In a world full of the forgettable some things you buy will be memorable. For example here’s a photo of my dad with his Vincent Comet. I never saw the bike but I cherish the photograph and the feelings that it inspires.
“Some dance to remember some dance to forget.”
Sometimes you cringe as you hand over your money. Sometimes you regret it. Sometimes though that thing, that purchase, that place you were in at that time, when you were where you were: you will never forget it.
My dad Barrie bought this watch in the 1950s. I’ve got no idea what it cost but I’m sure it was quite a lot. Probably more than he could afford. He’s dead now and the watch has become mine. Some years ago it stopped working. I didn’t have much money and I winced at the cost of having the watch restored by a Rolex specialist. I’m glad I did it though because it means so much to me now. Putting the watch to my ear I hear the gentle yet persistent ticking that connects me and my old dad, and a world of quality and a world of memories.
On New Year’s Eve I bought a bottle of beer that cost £40. I bought it to share with friends and even though we don’t remember much from that night now, we still remember that beer. We shared our time and made a mark. No matter how serious or trivial. We remember.
Not long after we started HebTroCo someone said to me how cool it would be if 40 years from now one of our belts or pair of trousers should turn up in a vintage shop. At that moment I realised that what I wanted to make and sell was things like this. I want our stuff to be like the silk scarf I have that belonged to my grandfather. Or the overcoat that once kept my dad warm in the winter and made him a stylish bastard when he paraded himself at a day at the races.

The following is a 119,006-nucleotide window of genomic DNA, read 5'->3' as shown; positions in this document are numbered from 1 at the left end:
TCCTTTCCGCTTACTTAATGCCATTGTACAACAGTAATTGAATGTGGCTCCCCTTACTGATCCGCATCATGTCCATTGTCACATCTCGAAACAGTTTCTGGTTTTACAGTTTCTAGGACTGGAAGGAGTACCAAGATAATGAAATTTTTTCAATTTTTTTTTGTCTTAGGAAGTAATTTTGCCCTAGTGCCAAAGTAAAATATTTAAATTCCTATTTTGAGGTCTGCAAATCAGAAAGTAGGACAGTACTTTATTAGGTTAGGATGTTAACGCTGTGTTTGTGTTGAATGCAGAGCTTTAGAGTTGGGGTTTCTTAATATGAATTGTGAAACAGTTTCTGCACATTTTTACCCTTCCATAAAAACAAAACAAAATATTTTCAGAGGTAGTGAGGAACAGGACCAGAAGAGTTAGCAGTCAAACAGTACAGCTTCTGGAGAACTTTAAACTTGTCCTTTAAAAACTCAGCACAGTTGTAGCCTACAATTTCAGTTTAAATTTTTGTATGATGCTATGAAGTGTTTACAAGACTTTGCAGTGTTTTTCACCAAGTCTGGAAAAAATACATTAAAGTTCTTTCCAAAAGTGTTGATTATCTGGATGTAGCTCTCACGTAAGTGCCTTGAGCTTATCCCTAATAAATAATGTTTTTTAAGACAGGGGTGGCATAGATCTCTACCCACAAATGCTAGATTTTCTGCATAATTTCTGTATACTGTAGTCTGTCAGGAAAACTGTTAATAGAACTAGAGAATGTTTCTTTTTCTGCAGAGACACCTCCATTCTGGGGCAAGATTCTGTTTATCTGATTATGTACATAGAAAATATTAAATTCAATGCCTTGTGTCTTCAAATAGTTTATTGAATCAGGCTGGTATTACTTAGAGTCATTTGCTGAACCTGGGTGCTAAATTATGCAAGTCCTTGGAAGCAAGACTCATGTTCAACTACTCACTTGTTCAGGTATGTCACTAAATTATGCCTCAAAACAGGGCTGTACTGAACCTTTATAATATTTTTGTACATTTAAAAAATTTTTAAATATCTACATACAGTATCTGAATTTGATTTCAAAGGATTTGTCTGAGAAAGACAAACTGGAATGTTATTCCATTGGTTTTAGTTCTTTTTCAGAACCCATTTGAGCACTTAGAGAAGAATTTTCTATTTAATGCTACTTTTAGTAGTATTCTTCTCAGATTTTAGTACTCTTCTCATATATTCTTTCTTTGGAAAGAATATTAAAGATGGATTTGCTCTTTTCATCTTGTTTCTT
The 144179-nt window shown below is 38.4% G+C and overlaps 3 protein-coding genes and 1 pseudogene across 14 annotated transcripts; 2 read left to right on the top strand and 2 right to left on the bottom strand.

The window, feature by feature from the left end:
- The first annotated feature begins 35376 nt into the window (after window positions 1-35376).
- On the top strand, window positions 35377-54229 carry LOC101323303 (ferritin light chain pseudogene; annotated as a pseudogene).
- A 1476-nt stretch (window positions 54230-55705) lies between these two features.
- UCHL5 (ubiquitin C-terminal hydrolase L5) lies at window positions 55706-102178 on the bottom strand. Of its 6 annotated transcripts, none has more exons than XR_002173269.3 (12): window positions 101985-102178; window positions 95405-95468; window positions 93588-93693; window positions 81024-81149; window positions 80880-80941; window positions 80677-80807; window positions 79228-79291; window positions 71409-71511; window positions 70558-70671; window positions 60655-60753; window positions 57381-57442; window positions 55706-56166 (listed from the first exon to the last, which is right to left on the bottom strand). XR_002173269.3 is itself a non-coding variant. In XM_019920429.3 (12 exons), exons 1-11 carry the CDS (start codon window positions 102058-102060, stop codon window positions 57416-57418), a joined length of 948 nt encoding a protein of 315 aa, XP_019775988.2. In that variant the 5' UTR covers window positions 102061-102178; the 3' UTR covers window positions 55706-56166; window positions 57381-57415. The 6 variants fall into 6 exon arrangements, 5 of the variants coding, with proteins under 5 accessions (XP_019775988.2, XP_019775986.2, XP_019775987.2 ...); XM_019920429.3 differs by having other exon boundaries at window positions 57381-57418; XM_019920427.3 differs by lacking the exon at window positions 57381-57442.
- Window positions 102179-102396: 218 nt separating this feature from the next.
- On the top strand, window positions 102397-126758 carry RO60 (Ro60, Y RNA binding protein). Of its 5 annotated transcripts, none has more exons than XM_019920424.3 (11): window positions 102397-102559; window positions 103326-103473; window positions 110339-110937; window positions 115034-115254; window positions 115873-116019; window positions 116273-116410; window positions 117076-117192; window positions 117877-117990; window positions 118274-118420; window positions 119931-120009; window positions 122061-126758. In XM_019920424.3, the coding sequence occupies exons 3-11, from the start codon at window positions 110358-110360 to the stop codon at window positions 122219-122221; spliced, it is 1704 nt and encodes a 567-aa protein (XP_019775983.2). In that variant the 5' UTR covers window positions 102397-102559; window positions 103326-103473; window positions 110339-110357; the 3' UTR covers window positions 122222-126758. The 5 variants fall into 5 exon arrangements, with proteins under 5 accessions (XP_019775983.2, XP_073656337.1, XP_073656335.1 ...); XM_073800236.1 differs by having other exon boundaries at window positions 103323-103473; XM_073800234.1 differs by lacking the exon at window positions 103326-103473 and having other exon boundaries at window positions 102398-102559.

I used to love to pick through old photographs, jewellery boxes with signet ring and cuff link, along the wardrobe rail with suits and shirts and ties. These things were earned with hard work, with luck and with a hunger to have something good. It made its mark on me. This is not working class or privileged and it’s certainly not hipster (and fuck you if you think it is).
To this day I still value nice things. I’m not impressed with logos but I can tell quality. Perhaps it is materialistic but I like to collect memories and markers from the times of my life. People talk about leaving a legacy. It might be achievements they’ve made, stories that last longer than the bloom of a poppy or sometimes just a smart purchase, perhaps more than they could afford at the time, but something with class and quality that lasted even longer than they did, something that could be passed down to someone they knew or maybe even to someone with taste that they didn’t, but who picked it up and cherished it.
This all reminds me once again of my dear departed dad, who after a couple of drinks loved to quote Robert Burns.
“But pleasures are like poppies spread, you seize the flower, it’s bloom is shed; Or, like the snow-fall in the river, a moment white, then melts forever.”
So yes, I hope you buy some of our stuff because that’s how I make my living. Some people will buy it, wear it a couple of times and then put it to the back of the wardrobe. No problem, thanks for your order. I know that it’s made to last and even if you don’t wear it out because you love it, someone from a future generation will. And then some of the bright ones will be inspired and make something equally as good. It’s what we do and I feel good about it because quality has a value that needs no justification.